The Ebony Tower is a series of novellas, rich in imagery, exploring the nature of art. In the title story, a journalist visiting a celebrated but reclusive painter is intrigued by the elderly artist's relationship with two beautiful young women. John Fowles reputation as a master storyteller was further advanced by this collection, which echoed themes and preoccupations from his other books.
Operational Risk Control with Basel II
This book: *provides a sound methodology for operational risk control *focuses on management risk and ways to avoid it *explains why and how information technology is a major operational risk *shows how to integrate cost control in the operational risk perspective *details analytical approaches to operational risk control, to help with scorecard developments *explains the distinction between High Frequency Low Risk and Low Frequency High Risk events *provides many case studeies from banking and insurance to demonstrate the attention operational risks deserve *Assists risk professionals in preparing their institution to comply with the New Capital Adequacy Framework issued by the Basel Committee on Banking Supervision, which becomes mandatory from January 1, 2006 *Readers benefit from a significantly broader viewpoint on types of operational risks, operational risks controls, and results to be expected from operational risk management - compared to what the reader may gain from books previously published on this same topic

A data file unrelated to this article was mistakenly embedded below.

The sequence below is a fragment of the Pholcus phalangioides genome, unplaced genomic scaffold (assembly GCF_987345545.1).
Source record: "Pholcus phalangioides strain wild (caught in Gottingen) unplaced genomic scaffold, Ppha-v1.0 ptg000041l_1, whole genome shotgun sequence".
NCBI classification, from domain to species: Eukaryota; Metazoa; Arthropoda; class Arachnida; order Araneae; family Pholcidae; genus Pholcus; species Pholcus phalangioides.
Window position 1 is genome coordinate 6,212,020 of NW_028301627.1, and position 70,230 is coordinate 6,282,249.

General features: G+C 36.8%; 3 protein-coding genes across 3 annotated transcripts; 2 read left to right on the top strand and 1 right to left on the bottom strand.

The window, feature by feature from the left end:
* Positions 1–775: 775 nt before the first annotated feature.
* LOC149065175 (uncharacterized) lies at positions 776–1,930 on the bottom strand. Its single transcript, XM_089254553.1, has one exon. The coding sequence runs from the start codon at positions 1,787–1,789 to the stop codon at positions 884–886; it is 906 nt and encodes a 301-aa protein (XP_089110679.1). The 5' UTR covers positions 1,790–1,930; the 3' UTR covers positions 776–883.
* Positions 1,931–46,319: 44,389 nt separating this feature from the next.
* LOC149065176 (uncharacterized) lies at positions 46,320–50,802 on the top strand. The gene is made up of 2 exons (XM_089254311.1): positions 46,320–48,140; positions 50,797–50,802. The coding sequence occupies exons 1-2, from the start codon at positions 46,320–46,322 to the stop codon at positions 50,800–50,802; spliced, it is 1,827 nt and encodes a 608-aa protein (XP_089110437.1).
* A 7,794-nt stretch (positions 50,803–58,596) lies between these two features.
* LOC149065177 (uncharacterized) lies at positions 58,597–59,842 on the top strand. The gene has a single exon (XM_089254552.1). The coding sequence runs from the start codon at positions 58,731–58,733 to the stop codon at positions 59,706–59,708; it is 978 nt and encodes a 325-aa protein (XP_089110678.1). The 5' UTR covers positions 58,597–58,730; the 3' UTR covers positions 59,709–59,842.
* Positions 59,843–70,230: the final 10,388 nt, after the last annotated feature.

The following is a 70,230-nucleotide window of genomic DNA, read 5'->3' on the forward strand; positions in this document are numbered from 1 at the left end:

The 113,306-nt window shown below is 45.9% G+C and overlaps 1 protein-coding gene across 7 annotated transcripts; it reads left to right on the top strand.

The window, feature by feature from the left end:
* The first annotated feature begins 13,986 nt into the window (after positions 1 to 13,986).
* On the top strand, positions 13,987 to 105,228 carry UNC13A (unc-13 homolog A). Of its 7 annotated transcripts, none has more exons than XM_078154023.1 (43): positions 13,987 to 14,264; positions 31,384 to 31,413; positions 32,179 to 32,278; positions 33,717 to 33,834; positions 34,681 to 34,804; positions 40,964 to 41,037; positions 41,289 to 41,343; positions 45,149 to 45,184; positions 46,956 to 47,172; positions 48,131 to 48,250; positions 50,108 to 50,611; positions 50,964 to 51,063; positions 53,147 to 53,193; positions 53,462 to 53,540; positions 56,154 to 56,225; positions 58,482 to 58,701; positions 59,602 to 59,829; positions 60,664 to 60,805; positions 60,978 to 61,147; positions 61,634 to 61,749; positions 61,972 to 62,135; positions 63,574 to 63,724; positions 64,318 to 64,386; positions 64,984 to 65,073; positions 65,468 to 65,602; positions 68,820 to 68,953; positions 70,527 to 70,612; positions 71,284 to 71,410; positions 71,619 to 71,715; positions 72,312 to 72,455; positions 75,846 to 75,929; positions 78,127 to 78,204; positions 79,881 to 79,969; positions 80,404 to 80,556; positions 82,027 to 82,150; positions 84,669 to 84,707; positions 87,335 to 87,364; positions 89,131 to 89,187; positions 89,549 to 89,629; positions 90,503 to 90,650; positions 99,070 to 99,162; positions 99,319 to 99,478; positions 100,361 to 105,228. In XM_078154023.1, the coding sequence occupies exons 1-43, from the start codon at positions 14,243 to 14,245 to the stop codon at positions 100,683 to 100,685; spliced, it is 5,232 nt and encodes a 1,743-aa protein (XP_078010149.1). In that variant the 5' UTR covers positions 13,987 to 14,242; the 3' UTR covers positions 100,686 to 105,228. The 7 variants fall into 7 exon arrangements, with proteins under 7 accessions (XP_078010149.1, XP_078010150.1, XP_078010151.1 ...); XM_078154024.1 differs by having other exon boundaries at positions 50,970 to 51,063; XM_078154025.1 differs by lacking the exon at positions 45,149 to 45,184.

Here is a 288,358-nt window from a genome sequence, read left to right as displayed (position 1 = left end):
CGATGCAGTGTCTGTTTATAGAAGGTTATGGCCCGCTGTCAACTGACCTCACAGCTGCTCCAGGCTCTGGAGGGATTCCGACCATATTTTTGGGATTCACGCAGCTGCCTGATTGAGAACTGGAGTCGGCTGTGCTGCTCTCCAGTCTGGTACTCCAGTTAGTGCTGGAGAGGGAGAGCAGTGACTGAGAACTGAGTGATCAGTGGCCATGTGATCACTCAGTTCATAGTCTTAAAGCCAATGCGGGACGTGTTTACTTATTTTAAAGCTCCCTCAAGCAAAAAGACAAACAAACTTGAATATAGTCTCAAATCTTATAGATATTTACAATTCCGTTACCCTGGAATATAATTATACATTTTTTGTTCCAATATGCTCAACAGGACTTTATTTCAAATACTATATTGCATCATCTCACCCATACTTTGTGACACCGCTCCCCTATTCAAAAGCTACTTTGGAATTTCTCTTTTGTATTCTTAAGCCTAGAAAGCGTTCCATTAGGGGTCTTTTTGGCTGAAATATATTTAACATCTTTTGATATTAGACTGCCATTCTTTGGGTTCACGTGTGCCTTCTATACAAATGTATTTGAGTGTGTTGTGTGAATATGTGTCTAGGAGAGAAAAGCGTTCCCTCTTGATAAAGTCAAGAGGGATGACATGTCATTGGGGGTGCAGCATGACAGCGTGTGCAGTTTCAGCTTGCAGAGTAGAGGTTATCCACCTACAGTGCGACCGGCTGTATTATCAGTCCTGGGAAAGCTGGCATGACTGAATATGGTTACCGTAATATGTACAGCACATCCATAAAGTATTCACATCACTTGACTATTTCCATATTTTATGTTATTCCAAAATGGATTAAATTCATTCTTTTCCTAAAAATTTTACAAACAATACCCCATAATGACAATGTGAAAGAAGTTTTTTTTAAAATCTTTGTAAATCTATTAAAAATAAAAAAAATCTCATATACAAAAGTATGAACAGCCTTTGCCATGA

Crucibles of Hazard
In this collaborative study of environmental risks in ten of the world's major cities, experts examine past hazards and analyze the potential for future natural disasters.
Revolt In The Desert Illustrated Edition